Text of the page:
Time, mystery and memory: Windsor artist reaches Sulman finals

A piece of work by Hawkesbury artist John Fitzgibbon reached the finalist round in the recent Sir John Sulman Prize 2021 competition at the Art Gallery of NSW.

The Sulman is awarded alongside the Archibald and this year the winning nod went to Georgia Spain, for her work Getting down or falling up.

Windsor artist John Fitzgibbon with his Sulman prize finalist painting at the Art Gallery of NSW. Picture: Supplied

Windsor artist John Fitzgibbon with his Sulman prize finalist painting at the Art Gallery of NSW. Picture: Supplied

The Sulman Prize is awarded to the best subject painting, genre painting or mural project by an Australian artist, and judged by a guest artist - this year, Elisabeth Cummings.

Mr Fitzgibbon, from Windsor, has lived in the Hawkesbury his whole life, and his finalist-listed work, Time, and mystery, and memory, an oil on linen painting, was from a series of works begun over a decade ago.

"It's a contemplation of the idea of time, the depth of time - into the past and into the future - and the nature of the mystery of our lives and how it's all tied-up with our memories, personal and cultural," Mr Fitzgibbon told the Gazette.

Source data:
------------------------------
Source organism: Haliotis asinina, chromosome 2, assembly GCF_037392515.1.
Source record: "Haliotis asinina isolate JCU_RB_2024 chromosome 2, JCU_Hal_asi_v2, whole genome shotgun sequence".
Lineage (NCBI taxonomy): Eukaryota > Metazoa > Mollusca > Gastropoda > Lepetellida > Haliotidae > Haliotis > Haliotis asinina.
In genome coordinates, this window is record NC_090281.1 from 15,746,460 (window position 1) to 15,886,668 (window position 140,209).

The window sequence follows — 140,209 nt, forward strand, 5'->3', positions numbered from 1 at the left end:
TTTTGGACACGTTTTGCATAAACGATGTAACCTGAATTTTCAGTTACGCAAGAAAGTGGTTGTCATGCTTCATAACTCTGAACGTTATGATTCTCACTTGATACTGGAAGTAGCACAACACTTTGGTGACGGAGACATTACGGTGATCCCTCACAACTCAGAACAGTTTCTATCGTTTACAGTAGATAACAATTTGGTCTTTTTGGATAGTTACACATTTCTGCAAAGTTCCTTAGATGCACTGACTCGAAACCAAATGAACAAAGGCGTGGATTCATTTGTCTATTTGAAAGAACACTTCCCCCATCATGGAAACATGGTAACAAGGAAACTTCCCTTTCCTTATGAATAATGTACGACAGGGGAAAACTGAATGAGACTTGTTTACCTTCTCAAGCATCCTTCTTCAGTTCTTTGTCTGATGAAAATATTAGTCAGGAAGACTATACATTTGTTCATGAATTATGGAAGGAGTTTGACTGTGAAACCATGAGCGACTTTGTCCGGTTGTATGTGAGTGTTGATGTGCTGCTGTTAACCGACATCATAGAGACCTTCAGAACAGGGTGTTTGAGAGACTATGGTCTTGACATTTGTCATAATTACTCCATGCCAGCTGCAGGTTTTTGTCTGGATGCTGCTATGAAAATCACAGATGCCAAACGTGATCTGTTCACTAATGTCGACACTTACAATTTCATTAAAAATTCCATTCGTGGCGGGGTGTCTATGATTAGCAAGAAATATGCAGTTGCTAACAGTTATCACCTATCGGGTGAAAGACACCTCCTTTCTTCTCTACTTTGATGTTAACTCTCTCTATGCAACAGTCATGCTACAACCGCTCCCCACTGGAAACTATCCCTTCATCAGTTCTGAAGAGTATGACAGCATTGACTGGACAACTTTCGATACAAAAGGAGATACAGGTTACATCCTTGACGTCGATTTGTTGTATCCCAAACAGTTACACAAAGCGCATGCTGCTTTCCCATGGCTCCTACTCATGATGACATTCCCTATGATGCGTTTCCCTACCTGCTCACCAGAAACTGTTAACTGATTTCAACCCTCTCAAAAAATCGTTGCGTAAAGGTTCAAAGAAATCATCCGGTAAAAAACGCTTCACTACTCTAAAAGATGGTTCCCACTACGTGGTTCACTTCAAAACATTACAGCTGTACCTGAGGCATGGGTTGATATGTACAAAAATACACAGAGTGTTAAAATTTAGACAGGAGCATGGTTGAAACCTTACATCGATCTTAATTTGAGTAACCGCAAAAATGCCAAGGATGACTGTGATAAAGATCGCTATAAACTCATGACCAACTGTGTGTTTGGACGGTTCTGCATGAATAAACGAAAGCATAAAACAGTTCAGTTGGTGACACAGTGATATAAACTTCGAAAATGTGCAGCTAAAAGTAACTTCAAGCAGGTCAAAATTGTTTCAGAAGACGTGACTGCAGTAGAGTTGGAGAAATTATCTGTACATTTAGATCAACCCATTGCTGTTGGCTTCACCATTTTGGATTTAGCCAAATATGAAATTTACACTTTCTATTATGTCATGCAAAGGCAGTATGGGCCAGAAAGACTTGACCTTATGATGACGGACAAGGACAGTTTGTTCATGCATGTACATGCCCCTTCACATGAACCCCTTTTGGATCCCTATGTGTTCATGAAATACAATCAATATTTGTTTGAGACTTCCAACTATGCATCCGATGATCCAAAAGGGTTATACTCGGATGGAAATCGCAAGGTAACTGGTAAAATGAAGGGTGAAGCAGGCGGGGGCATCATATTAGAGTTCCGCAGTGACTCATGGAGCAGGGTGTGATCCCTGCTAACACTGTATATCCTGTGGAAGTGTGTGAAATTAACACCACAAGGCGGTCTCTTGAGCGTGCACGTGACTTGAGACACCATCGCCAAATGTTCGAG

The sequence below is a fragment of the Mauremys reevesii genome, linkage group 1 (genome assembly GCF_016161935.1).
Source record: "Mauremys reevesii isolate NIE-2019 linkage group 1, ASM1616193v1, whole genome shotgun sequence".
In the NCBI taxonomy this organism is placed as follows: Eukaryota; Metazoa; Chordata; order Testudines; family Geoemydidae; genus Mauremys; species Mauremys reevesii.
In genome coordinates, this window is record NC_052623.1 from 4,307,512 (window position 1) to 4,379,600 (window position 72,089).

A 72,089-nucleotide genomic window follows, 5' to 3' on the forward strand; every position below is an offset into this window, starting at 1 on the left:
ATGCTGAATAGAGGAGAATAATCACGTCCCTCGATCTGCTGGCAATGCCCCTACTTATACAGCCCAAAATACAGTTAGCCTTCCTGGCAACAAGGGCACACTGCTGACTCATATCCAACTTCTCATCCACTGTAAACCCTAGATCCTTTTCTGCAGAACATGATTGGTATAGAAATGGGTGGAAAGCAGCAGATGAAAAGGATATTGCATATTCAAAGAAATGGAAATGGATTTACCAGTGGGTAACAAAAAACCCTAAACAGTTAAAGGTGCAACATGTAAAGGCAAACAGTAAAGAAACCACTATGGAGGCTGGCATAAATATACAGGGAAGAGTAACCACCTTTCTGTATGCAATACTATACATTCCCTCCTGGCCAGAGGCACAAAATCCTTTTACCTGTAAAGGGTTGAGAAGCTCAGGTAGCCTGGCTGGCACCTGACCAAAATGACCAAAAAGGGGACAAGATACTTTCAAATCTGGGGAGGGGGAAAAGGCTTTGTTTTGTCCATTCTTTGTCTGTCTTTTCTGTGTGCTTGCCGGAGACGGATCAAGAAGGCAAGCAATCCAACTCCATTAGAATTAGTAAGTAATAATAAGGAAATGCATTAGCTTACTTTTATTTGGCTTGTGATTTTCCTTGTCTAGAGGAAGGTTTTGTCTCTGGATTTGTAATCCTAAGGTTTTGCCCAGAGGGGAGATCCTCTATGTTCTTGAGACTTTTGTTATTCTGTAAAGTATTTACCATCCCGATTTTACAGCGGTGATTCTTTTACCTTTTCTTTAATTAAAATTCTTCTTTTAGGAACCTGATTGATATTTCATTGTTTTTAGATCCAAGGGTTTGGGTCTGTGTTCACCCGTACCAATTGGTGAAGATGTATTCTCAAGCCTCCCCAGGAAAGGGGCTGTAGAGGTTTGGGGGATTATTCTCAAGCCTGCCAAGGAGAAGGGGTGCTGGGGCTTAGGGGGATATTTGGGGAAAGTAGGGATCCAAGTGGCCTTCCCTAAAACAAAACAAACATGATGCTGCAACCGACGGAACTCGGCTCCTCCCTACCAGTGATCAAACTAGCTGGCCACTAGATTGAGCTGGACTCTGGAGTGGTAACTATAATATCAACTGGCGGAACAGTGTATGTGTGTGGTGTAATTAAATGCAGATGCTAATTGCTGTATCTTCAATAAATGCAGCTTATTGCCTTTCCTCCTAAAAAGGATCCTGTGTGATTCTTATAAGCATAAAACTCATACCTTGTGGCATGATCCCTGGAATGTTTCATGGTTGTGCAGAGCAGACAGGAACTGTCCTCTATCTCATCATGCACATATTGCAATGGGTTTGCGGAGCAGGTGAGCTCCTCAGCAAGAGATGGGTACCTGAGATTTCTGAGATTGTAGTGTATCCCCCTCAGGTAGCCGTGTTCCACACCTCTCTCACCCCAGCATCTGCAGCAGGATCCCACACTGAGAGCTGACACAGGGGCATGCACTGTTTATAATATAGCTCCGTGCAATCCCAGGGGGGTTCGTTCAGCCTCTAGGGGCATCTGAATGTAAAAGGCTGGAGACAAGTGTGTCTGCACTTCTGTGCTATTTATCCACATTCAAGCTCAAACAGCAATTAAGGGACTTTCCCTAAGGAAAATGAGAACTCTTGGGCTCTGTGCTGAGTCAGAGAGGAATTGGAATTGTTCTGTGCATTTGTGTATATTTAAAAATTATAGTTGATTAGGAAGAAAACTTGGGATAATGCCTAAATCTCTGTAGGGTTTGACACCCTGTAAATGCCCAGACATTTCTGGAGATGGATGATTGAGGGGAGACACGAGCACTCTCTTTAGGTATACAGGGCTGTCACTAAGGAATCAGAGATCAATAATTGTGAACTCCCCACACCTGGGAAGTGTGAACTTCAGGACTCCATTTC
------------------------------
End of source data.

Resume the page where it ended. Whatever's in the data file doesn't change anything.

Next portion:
As one of the 21 finalists, chosen from 546 entries, Time, and mystery, and memory now hangs in the Art Gallery of NSW and will do so until September 26.

Mr Fitzgibbon was inspired by a passage from a Kenneth Slessor poem named 'Five bells':

Where have you gone? The tide is over you,

The turn of midnight water's over you,

As Time is over you, and mystery,

And memory, the flood that does not flow.

John Fitzgibbon's painting 'Time, and mystery, and memory'. Picture: Art Gallery NSW

John Fitzgibbon's painting 'Time, and mystery, and memory'. Picture: Art Gallery NSW

"I've done a lot of figurative work in the past, and a lot of drawing. I've been hung [in the Art Gallery of NSW] in a number of drawing prizes, including the Dobell Prize, but during the last 10 to 15 years I've been drifting more to abstraction," Mr Fitzgibbon said.

"I've had a few drawings recognised over the years, but this is the first time I've had a painting hung."

Mr Fitzgibbon produces his work in his home studio and is a member of the Hawkesbury Community Arts Workshop.